Should McDonald's Buy Chipotle?
Revenue grow at McDonald’s Corp. (NYSE: MCD) is nearly nil, and it is in trouble with governments in Russia and China. The fast-food operator once controlled the ownership of white-hot Chipotle Mexican Grill Inc. (NYSE: CMG). Maybe it should buy the chain back again.
The consolidation of fast-food operations may already be underway. Burger King Worldwide Inc. (NYSE: BKW) is in talks to buy Canadian firm Tim Hortons Inc. (NYSE: THI). Part of this deal would allow the new company to relocate to Canada for better tax treatment. McDonald’s would have no such good fortune with Chipotle because each is located in the United States. However, it could acquire some of the growth rate it has lost as consumers have deserted its menu of fatty foods and sugary drinks.
McDonald’s bought into Chipotle in 1998. By 2006, it had spun out the Mexican food restaurant into a new public company. As some measure of the spinout’s success, Chipotle shares have risen 700% in the past five years. The S&P 500 is up approximately 100% over the same period. The rise in McDonald’s shares is barely half of that, even though it has completed a nearly record set of dividend increases and share buybacks. Its dividend yield is 3.4%, which makes its stock more like a bond than the equity of a growth company.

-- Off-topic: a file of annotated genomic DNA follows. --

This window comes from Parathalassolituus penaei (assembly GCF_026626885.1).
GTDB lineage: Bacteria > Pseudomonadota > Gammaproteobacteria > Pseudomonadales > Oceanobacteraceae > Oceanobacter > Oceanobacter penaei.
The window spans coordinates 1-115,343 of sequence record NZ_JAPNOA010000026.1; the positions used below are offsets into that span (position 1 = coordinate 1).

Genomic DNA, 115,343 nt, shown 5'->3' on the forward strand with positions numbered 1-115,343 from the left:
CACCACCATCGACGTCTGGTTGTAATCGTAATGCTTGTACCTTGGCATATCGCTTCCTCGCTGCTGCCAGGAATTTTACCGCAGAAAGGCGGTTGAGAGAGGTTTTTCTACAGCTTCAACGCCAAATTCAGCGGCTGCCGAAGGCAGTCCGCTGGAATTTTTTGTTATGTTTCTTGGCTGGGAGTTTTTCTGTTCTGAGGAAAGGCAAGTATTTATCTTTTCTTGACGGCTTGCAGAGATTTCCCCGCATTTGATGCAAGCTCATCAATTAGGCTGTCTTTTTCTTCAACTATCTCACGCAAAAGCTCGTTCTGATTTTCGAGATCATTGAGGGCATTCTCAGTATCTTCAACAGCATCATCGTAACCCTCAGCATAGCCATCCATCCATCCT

Chipotle’s market cap is large by the measure of fast-food chains at $21 billion. For the sake of comparison, Burger King’s market cap is less than $10 billion. Despite trouble at McDonald’s, its market cap is $93 billion, primarily because of its size. McDonald’s revenue was $7.2 billion in the second quarter, on which it had net income of $1.4 billion. Chipotle’s revenue for the same period was $1.1 billion, on which it had net income of $110 million. However, Chipotle is growing at a rate of 20% to 25%.
McDonald’s would have to pay at least $30 billion for Chipotle, which would make the deal extraordinarily expensive, based on the Mexican chain’s earnings. However, McDonald’s management has made it clear it may be unable to jump-start its U.S. sales for over a year. And that forecast may be optimistic. Too many of its customers have fled elsewhere, including Chipotle, and may never come back.
McDonald’s management can intelligently admit its U.S. expansion is over and buy a company that may be only at the beginning of its run.